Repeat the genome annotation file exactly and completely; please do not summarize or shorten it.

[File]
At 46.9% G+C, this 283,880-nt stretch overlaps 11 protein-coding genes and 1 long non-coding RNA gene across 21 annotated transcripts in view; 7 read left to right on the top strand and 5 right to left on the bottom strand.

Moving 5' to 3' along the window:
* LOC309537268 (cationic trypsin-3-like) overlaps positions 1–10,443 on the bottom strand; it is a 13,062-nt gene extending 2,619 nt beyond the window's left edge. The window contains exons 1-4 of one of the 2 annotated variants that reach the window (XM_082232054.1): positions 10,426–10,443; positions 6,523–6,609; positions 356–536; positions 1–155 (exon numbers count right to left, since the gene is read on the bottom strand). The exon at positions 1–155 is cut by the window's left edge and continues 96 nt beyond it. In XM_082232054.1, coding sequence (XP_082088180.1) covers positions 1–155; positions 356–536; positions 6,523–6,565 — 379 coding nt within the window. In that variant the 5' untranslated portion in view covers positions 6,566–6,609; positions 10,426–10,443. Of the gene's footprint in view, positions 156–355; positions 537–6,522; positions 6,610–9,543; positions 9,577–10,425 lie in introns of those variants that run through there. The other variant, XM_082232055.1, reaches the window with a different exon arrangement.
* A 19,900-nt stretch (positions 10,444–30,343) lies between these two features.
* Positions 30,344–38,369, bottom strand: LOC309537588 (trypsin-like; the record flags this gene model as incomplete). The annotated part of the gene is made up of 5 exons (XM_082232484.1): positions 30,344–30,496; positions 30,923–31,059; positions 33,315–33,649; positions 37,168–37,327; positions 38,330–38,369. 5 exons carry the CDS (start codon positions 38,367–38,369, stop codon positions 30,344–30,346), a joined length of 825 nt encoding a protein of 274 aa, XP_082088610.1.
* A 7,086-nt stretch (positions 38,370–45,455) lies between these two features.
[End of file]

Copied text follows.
At 46.9% G+C, this 283,880-nt stretch overlaps 11 protein-coding genes and 1 long non-coding RNA gene across 21 annotated transcripts in view; 7 read left to right on the top strand and 5 right to left on the bottom strand.

Moving 5' to 3' along the window:
* LOC309537268 (cationic trypsin-3-like) overlaps positions 1–10,443 on the bottom strand; it is a 13,062-nt gene extending 2,619 nt beyond the window's left edge. The window contains exons 1-4 of one of the 2 annotated variants that reach the window (XM_082232054.1): positions 10,426–10,443; positions 6,523–6,609; positions 356–536; positions 1–155 (exon numbers count right to left, since the gene is read on the bottom strand). The exon at positions 1–155 is cut by the window's left edge and continues 96 nt beyond it. In XM_082232054.1, coding sequence (XP_082088180.1) covers positions 1–155; positions 356–536; positions 6,523–6,565 — 379 coding nt within the window. In that variant the 5' untranslated portion in view covers positions 6,566–6,609; positions 10,426–10,443. Of the gene's footprint in view, positions 156–355; positions 537–6,522; positions 6,610–9,543; positions 9,577–10,425 lie in introns of those variants that run through there. The other variant, XM_082232055.1, reaches the window with a different exon arrangement.
* A 19,900-nt stretch (positions 10,444–30,343) lies between these two features.
* Positions 30,344–38,369, bottom strand: LOC309537588 (trypsin-like; the record flags this gene model as incomplete). The annotated part of the gene is made up of 5 exons (XM_082232484.1): positions 30,344–30,496; positions 30,923–31,059; positions 33,315–33,649; positions 37,168–37,327; positions 38,330–38,369. 5 exons carry the CDS (start codon positions 38,367–38,369, stop codon positions 30,344–30,346), a joined length of 825 nt encoding a protein of 274 aa, XP_082088610.1.
* A 7,086-nt stretch (positions 38,370–45,455) lies between these two features.